Further, the researchers noted that a yellow-green fluorescence in each extract promoted rat growth, and that the intensity of fluorescence was proportional to the effect on growth. This observation enabled them to develop a rapid chemical and bioassay to isolate the factor from egg white in 1933. The same group then isolated the same preparation (a growth-promoting compound with yellow-green fluorescence) from whey using the same procedure (lactoflavin). In 1934, Kuhn’s group identified the structure of so-called flavin and synthesized vitamin B2, leading to evidence in 1939 that riboflavin was essential for human health.
The name "riboflavin" (often abbreviated to Rbf or RBF) comes from "ribose" (the sugar whose reduced form, ribitol, forms part of its structure) and "flavin", the ring-moiety which imparts the yellow color to the oxidized molecule (from Latin flavus, "yellow"). The reduced form, which occurs in metabolism along with the oxidized form, is colorless.
- "Riboflavin". Drugs.com, The American Society of Health-System Pharmacists. 1 August 2018. Archived from the original on 30 December 2016. Retrieved 7 November 2018.
- NIIR Board (2012). The Complete Technology Book on Dairy & Poultry Industries With Farming and Processing (2nd Revised Edition). Niir Project Consultancy Services. p. 412. ISBN 9789381039083.
- "Riboflavin: Fact Sheet for Health Professionals". Office of Dietary Supplements, US National Institutes of Health. 20 August 2018. Retrieved 7 November 2018.
- "Why fortify?". Food Fortification Initiative. 2017. Archived from the original on 4 April 2017. Retrieved 4 April 2017.
- Squires, Victor R. (2011). The Role of Food, Agriculture, Forestry and Fisheries in Human Nutrition – Volume IV. EOLSS Publications. p. 121. ISBN 9781848261952.
- "WHO Model List of Essential Medicines (19th List)" (PDF). World Health Organization. April 2015. Archived (PDF) from the original on 13 December 2016. Retrieved 8 December 2016.
- Hamilton, Richart (2015). Tarascon Pocket Pharmacopoeia 2015 Deluxe Lab-Coat Edition. Jones & Bartlett Learning. p. 230. ISBN 9781284057560.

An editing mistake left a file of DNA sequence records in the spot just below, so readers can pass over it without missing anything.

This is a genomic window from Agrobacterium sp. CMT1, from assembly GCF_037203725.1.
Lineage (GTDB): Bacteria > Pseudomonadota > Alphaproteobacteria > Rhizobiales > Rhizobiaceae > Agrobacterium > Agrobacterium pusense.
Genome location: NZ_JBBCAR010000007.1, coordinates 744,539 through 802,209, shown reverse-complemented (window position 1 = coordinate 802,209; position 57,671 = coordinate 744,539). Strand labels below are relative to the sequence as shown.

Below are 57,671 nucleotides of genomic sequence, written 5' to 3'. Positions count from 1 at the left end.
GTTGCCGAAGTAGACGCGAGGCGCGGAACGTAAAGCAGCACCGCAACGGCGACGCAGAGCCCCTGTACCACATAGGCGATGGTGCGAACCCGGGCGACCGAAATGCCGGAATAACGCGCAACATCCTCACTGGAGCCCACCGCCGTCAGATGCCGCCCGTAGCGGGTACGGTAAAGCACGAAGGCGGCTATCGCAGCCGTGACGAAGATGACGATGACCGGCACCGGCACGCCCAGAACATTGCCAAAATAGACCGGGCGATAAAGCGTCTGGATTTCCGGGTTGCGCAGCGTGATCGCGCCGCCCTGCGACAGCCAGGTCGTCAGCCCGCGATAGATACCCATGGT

- Mastropasqua L (2015). "Collagen cross-linking: when and how? A review of the state of the art of the technique and new perspectives". Eye and Vision. 2: 19. doi:10.1186/s40662-015-0030-6. PMC 4675057. PMID 26665102.
- Yonemura S, Doane S, Keil S, Goodrich R, Pidcoke H, Cardoso M (July 2017). "Improving the safety of whole blood-derived transfusion products with a riboflavin-based pathogen reduction technology". Blood Transfusion = Trasfusione del Sangue. 15 (4): 357–364. doi:10.2450/2017.0320-16. PMC 5490732. PMID 28665269Note: Authored by Terumo employees
- Thompson DF, Saluja HS (August 2017). "Prophylaxis of migraine headaches with riboflavin: A systematic review". Journal of Clinical Pharmacy and Therapeutics. 42 (4): 394–403. doi:10.1111/jcpt.12548. PMID 28485121.
- Gropper SS, Smith JL, Groff JL (2009). "Ch. 9: Riboflavin". Advanced Nutrition and Human Metabolism (5th ed.). Wadsworth: CENGAG Learning. pp. 329–33. ISBN 9780495116578.
- Unna K, Greslin JG (1942). "Studies on the toxicity and pharmacology of riboflavin". J Pharmacol Exp Ther. 76 (1): 75–80.
- Boehnke C, Reuter U, Flach U, Schuh-Hofer S, Einhäupl KM, Arnold G (July 2004). "High-dose riboflavin treatment is efficacious in migraine prophylaxis: an open study in a tertiary care centre". European Journal of Neurology. 11 (7): 475–7. doi:10.1111/j.1468-1331.2004.00813.x. PMID 15257686.
- Zempleni J, Galloway JR, McCormick DB (January 1996). "Pharmacokinetics of orally and intravenously administered riboflavin in healthy humans". The American Journal of Clinical Nutrition. 63 (1): 54–66. doi:10.1093/ajcn/63.1.54. PMID 8604671.
- Institute of Medicine (1998). Dietary Reference Intakes for Thiamin, Riboflavin, Niacin, Vitamin B6, Folate, Vitamin B12, Pantothenic Acid, Biotin, and Choline. Washington, DC: The National Academies Press. pp. 35–48. ISBN 978-0-309-06554-2.
- Mirzakulova E, Khatmullin R, Walpita J, Corrigan T, Vargas-Barbosa NM, Vyas S, Oottikkal S, Manzer SF, Hadad CM, Glusac KD (October 2012). "Electrode-assisted catalytic water oxidation by a flavin derivative". Nature Chemistry. 4 (10): 794–801. Bibcode:2012NatCh...4..794M. doi:10.1038/nchem.1439. PMID 23000992.
- Institute of Medicine (1998). "Riboflavin". Dietary Reference Intakes for Thiamin, Riboflavin, Niacin, Vitamin B6, Folate, Vitamin B12, Pantothenic Acid, Biotin, and Choline. Washington, DC: The National Academies Press. pp. 87–122. ISBN 978-0-309-06554-2. Archived from the original on 2015-07-17. Retrieved 2017-08-29.
- European Food Safety Authority (February 2006). "Tolerable Upper Intake Levels for Vitamins and Minerals" (PDF). EFSA. Retrieved June 18, 2018.
- "Nutrient reference values for Australia and New Zealand" (PDF). National Health and Medical Research Council. September 9, 2005. Retrieved June 19, 2018.
- Higdon J, Drake VJ (2007). "Riboflavin". Micronutrient Information Center. Linus Pauling Institute at Oregon State University. Archived from the original on February 11, 2010. Retrieved December 3, 2009.
- Kanno C, Kanehara N, Shirafuji K, Tanji R, Imai T (February 1991). "Binding form of vitamin B2 in bovine milk: its concentration, distribution and binding linkage". Journal of Nutritional Science and Vitaminology. 37 (1): 15–27. doi:10.3177/jnsv.37.15. PMID 1880629.
- "Current EU approved additives and their E Numbers". UK Food Standards Agency. July 27, 2007. Archived from the original on October 7, 2010. Retrieved December 3, 2009.